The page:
What UMN is Doing #5
What UMN is Doing #5

UMN’s emergency relief distribution programme is in full swing, with thousands of households receiving emergency food supplies, tarpaulins, blankets, utentsils and hygiene kits.

  • We are thrilled to report that we have been able to complete the distribution of emergency relief materials to remote Lapa VDC, having at last been able to access a World Food Programme helicopter. All 836 households now have basic food items, tarpaulins, blankets, utensils and hygiene kits. Tomorrow (19 May) the WFP helicopter will deliver supplies to the remaining villages in Jharlang VDC, meaning that all 755 households have been reached. This is indeed wonderful news!
  • On Thursday last week, 24 trucks delivered food and non-food items to four distribution centres in Jeewanpur VDC. 1985 households received emergency supplies, blankets and tarpaulins and hygiene kits. It was a massive effort.
  • Big distributions have been happening in Pida VDC (2214 households) today (18 May) and are scheduled for Mahadevsthan VDC (1219 households) for tomorrow (19 May).
  • A second convey of trucks made it through to Ree VDC last week, and completed distribution there. Now all 1088 households have received their emergency supplies.
  • This week, UMN’s Health team is conducting training for local health workers in Dhading in emergency nutrition, hygiene and sanitation. UMN is taking the lead on this, and expects to cover 13 VDCs.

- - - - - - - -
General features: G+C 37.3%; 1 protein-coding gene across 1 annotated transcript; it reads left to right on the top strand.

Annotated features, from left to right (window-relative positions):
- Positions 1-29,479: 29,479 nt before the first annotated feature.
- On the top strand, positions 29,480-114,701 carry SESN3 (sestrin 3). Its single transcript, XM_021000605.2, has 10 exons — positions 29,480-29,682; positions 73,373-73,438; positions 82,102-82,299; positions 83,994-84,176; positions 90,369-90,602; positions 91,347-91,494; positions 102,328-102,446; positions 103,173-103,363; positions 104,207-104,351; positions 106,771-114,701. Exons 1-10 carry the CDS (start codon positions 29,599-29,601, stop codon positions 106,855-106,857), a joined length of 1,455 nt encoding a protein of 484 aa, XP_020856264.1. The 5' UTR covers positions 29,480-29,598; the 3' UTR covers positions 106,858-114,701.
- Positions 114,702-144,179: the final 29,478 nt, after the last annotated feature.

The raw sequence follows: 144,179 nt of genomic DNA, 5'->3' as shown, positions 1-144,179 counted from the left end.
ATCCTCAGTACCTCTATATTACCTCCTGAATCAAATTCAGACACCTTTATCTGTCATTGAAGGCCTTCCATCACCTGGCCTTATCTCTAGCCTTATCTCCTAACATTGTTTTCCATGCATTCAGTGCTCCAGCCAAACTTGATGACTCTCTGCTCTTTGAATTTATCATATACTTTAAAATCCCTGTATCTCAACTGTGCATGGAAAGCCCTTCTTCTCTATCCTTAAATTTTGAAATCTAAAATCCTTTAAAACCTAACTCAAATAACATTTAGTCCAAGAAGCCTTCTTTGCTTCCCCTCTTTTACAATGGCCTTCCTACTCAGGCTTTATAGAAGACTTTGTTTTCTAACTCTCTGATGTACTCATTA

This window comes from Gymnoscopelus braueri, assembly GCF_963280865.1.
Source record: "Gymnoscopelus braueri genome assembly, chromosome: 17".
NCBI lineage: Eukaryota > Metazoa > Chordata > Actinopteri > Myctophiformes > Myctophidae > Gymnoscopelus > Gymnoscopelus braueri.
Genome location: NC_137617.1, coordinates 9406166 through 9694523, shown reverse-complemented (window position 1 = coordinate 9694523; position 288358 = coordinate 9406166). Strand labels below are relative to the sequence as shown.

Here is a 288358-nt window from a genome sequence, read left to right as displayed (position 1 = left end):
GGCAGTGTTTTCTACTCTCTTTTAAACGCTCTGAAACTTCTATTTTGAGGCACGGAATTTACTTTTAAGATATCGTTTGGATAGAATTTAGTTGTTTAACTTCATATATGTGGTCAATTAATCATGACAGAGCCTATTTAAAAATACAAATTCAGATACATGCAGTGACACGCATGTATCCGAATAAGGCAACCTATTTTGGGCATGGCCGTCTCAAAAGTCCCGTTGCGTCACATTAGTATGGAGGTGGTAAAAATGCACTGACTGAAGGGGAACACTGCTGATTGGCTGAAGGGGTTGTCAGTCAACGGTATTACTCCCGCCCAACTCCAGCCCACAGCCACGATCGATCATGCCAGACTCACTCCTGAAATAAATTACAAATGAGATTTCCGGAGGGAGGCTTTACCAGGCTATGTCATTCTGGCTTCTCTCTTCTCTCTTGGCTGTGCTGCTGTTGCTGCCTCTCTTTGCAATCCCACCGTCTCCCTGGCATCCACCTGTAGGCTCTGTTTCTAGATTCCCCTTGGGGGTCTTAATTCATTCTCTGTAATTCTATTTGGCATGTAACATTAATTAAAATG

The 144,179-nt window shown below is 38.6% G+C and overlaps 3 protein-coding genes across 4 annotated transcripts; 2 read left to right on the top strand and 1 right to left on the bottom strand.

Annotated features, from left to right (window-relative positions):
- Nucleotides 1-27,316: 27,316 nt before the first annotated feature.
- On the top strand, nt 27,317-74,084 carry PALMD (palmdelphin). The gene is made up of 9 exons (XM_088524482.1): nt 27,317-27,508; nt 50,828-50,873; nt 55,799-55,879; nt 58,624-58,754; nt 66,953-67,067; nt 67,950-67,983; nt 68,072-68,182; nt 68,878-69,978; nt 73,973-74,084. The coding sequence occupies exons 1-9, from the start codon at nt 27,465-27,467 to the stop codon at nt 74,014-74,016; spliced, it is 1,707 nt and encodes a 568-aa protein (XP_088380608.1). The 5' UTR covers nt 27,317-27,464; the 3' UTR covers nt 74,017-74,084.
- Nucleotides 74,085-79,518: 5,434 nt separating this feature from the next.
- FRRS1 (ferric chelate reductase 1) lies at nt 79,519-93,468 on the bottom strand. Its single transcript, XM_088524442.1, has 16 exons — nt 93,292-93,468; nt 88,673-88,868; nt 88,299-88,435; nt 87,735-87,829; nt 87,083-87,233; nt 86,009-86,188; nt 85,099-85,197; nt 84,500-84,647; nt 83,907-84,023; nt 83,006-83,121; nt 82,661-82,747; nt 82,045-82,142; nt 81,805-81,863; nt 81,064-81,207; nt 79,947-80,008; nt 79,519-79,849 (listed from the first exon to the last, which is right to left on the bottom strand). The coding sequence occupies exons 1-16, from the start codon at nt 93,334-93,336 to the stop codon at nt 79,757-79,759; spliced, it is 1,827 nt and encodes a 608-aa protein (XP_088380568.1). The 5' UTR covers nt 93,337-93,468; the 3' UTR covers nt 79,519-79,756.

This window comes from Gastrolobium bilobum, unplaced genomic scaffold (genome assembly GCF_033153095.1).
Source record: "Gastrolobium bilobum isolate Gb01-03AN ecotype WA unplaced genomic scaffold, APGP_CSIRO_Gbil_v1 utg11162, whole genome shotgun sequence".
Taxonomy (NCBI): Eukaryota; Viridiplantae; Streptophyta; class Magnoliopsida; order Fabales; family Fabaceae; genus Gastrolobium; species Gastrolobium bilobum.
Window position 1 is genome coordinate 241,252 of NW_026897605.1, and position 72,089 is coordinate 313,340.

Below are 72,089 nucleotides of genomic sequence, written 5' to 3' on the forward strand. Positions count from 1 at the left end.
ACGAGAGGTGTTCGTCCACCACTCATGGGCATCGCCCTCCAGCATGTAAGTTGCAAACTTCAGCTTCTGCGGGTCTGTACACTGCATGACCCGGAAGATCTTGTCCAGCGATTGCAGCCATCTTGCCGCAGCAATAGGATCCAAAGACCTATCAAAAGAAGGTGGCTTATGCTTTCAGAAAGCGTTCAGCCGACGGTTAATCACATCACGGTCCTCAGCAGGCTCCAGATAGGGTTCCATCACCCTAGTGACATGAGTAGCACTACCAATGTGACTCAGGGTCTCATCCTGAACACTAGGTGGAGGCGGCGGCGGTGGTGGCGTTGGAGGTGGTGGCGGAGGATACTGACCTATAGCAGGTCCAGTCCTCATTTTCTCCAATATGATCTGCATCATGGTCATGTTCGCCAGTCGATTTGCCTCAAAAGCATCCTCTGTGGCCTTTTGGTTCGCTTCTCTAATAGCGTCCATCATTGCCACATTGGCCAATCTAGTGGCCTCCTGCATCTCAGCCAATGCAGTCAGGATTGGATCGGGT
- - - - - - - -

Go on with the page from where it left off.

• On Sunday, UMN delivered 4 temporary shelter kits to staff in the Kathmandu valley whose houses have been severely damaged and cannot be occupied. The materials used in these corrugated iron shelters can be reused later in permanent dwellings.

Bibya Bahadur Shrestha, of Jeewanpur VDC, remembers the last great earthquake of 1934. He was just four years old at the time, and was out in the forest with his older brother, looking after the goats. He says that earthquake was much bigger than this one – the ground didn’t just move from side to side, it moved up and down as well.
When asked if his house had been damaged, he laughed and said: “I don’t live in a house, just a hut made with bamboo. It just bent. Some sticks fell off but it was easy to put them back on again.”

Bibya Bahadur is very glad to have the relief supplies, though. “That’s enough food for three months,” he said gleefully.

And who could begrudge him?

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